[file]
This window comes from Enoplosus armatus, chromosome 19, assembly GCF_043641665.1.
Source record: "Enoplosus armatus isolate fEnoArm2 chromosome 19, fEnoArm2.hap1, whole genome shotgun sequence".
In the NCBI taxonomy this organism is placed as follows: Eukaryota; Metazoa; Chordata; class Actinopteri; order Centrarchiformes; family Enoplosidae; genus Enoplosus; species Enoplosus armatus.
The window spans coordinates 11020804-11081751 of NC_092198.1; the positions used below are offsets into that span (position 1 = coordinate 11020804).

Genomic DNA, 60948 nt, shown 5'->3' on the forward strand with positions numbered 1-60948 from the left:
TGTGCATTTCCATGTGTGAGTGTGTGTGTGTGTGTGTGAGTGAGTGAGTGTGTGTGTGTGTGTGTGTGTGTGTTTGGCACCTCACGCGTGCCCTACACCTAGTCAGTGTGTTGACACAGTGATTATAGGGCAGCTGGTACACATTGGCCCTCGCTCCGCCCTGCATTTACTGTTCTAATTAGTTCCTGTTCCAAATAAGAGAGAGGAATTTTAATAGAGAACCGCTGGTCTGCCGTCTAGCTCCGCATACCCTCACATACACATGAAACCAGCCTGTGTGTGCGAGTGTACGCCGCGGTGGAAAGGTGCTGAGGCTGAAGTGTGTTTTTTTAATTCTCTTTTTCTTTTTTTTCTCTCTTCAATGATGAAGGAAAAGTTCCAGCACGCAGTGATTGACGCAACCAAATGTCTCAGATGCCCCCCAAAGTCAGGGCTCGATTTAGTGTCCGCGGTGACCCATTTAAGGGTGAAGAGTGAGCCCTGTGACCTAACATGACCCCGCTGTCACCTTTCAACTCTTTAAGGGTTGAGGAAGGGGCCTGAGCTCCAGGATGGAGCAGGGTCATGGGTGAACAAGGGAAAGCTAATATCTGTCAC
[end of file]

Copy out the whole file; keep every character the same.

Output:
This window comes from Enoplosus armatus, chromosome 19, assembly GCF_043641665.1.
Source record: "Enoplosus armatus isolate fEnoArm2 chromosome 19, fEnoArm2.hap1, whole genome shotgun sequence".
In the NCBI taxonomy this organism is placed as follows: Eukaryota; Metazoa; Chordata; class Actinopteri; order Centrarchiformes; family Enoplosidae; genus Enoplosus; species Enoplosus armatus.
The window spans coordinates 11020804-11081751 of NC_092198.1; the positions used below are offsets into that span (position 1 = coordinate 11020804).

Genomic DNA, 60948 nt, shown 5'->3' on the forward strand with positions numbered 1-60948 from the left:
TGTGCATTTCCATGTGTGAGTGTGTGTGTGTGTGTGTGAGTGAGTGAGTGTGTGTGTGTGTGTGTGTGTGTGTTTGGCACCTCACGCGTGCCCTACACCTAGTCAGTGTGTTGACACAGTGATTATAGGGCAGCTGGTACACATTGGCCCTCGCTCCGCCCTGCATTTACTGTTCTAATTAGTTCCTGTTCCAAATAAGAGAGAGGAATTTTAATAGAGAACCGCTGGTCTGCCGTCTAGCTCCGCATACCCTCACATACACATGAAACCAGCCTGTGTGTGCGAGTGTACGCCGCGGTGGAAAGGTGCTGAGGCTGAAGTGTGTTTTTTTAATTCTCTTTTTCTTTTTTTTCTCTCTTCAATGATGAAGGAAAAGTTCCAGCACGCAGTGATTGACGCAACCAAATGTCTCAGATGCCCCCCAAAGTCAGGGCTCGATTTAGTGTCCGCGGTGACCCATTTAAGGGTGAAGAGTGAGCCCTGTGACCTAACATGACCCCGCTGTCACCTTTCAACTCTTTAAGGGTTGAGGAAGGGGCCTGAGCTCCAGGATGGAGCAGGGTCATGGGTGAACAAGGGAAAGCTAATATCTGTCAC